Despite its simplicity, Pixar’s website has all the information to satisfy any visitor. With pages dedicated to past releases, the technology and services it offers, and yet more for careers with Pixar, there is no stone left unturned by this fantastic site.
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Apple’s website is a fantastic example of corporate website designing. It is sleek and simple while at the same time being incredibly elegant and catchy. As you enter the site you are confronted with a high-resolution picture of its latest iPhone. Rather than showing a face on view of the iPhone’s home screen the picture shows it lying on its back with a swirl of bright colors on the face. This instantly draws the viewers’ attention and gets them interested in the product.
The site’s background draws attention to the Apple brand and its association with white, while only the most essential quick search tabs line the top of the site. One of the great things about the site is that it seems incredibly simple, but in fact, the site contains a tremendous amount of information which is spread across lots of pages. It is possible to find everything from store locations to driver downloads, all though this simple looking site. To access these users can either use the extremely accurate search bar or use the list of tabs that are located at the bottom of the web page.
Amazon’s website really is the high water mark when it comes to online retail websites. The site is available in multiple different language versions and operates a high degree of personalization too. No matter if visitors choose to sign in or not, the site will tailor-make the home screen to offer recommended choices on the basis of past search and purchase information.
The site has 100,000’s of different products and operates numerous different retail models too. Customers can choose to buy straight from Amazon, other members, or even from 3rd party stores. Despite a number of hi-resolution images of the various products on offer, Amazon has ensured that the site has amazingly fast page load speeds as well as near-perfect uptime.
Amazon’s site has undergone some huge changes to its interface and continues to evolve to best meet the needs of its customers. In spite of its complexity, it is one of the most reliable and dependable websites in the whole world.
Clarks is a UK shoe manufacturer that operates a high-quality high-volume business model. Its reputation is built on sophistication and high fashion. Traditionally, it produced formal clothing shoes but more recently has begun to try to branch into other lucrative markets that are linked to younger people.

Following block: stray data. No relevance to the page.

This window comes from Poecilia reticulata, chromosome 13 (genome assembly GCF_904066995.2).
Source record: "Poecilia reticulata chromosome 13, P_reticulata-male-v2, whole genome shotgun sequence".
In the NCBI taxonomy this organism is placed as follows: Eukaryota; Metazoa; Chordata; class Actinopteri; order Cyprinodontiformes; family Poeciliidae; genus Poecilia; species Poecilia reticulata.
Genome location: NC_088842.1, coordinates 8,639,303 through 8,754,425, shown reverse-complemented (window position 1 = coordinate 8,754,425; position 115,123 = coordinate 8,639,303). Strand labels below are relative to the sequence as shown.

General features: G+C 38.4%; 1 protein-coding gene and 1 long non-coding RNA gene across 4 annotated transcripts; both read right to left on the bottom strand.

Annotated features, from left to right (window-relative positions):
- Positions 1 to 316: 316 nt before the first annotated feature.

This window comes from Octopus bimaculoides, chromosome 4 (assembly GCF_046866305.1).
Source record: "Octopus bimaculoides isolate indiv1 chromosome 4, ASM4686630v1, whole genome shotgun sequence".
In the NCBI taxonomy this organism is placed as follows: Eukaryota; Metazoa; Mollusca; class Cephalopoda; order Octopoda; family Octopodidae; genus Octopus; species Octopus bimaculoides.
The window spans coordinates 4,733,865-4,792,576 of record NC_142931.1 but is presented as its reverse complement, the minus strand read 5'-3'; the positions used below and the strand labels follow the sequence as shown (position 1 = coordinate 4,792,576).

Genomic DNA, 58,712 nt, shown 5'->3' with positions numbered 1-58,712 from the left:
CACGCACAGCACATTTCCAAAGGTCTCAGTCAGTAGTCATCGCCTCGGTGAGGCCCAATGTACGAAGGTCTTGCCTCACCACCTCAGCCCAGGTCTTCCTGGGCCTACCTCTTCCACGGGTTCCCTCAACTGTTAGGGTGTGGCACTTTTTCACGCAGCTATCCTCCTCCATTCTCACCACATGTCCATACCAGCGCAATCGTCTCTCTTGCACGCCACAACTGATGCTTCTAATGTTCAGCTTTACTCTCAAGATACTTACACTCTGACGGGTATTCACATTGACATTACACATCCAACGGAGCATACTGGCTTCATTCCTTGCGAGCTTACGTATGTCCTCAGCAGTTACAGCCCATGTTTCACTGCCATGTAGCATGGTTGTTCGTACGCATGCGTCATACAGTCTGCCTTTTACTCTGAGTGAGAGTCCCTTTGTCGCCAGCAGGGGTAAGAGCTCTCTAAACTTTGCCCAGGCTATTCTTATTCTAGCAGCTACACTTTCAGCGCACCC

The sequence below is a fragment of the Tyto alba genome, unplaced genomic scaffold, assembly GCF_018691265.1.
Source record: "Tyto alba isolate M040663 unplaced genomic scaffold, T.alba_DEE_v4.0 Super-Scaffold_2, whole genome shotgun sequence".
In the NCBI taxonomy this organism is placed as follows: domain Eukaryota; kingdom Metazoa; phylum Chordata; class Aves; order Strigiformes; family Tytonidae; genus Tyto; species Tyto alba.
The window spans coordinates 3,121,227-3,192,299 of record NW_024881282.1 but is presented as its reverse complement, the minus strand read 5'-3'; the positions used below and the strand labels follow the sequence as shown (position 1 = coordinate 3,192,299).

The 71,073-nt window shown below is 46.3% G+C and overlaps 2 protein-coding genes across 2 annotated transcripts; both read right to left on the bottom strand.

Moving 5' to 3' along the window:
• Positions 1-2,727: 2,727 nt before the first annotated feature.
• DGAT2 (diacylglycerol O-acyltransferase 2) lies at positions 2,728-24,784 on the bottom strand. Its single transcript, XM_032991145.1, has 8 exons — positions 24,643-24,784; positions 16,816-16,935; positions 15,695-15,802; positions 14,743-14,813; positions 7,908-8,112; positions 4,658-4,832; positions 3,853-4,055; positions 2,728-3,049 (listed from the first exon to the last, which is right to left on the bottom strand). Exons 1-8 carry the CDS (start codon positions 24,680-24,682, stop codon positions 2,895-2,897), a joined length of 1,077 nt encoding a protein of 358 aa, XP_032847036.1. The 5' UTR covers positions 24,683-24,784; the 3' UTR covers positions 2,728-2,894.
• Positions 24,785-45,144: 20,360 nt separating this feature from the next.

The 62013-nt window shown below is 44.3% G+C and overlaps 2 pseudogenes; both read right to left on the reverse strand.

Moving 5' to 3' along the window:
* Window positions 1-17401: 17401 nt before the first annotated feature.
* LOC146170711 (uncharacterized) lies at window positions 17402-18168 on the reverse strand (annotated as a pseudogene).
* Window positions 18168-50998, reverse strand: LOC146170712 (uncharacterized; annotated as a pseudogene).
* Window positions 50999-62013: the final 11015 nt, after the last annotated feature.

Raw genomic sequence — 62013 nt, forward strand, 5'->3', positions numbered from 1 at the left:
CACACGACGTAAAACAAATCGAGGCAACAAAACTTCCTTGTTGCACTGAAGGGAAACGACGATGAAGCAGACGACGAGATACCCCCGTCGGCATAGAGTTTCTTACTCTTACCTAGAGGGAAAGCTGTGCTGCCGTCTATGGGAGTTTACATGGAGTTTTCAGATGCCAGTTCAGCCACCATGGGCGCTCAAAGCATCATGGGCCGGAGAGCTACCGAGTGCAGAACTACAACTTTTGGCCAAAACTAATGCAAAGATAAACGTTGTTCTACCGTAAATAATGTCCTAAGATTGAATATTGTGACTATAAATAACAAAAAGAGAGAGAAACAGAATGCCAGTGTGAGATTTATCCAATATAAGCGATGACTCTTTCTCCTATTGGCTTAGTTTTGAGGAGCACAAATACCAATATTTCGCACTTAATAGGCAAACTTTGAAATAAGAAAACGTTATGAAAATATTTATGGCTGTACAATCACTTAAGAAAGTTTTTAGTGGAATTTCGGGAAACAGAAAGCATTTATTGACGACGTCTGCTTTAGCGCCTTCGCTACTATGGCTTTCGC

As a result, Clarks have come up with a website design that appeals to both young and old. The site reflects the Clarks brand perfectly, combining elegant pictures of their latest shoes with a high fashion approach. A photo banner shows alternating promotions in order to advertise the various new shoe collections and promotions they are currently offering. With sections for men and women, a simple checkout process, and a secure payment system, Clark’s website is a model to all those companies who want to make their own corporate website. And what’s more, unlike Amazon’s website, the cost of the Clark site is within most retailers’ budgets.
Hausmann & Co’s website is the perfect example of a site that understands the needs of its audience. Take a moment to think what kind of qualities a law firm needs to project to attract new customers – success, dependability, professional, experience, and the human touch are just some of the main tenants of a great law firm.
The homepage reinforces all these thanks to a large picture of the two senior partners standing outside an old London building. While the partners serve to add the human touch, the building clearly projects the image of the firm as being solid, successful, and dependable. Also included further down on the homepage are the profiles of the rest of the members of the company. At the bottom is a contact section and a map showing where people can find their offices.
Chhausmann.com is a perfect example of how a single page website can hold all the information that a company needs to attract new customers.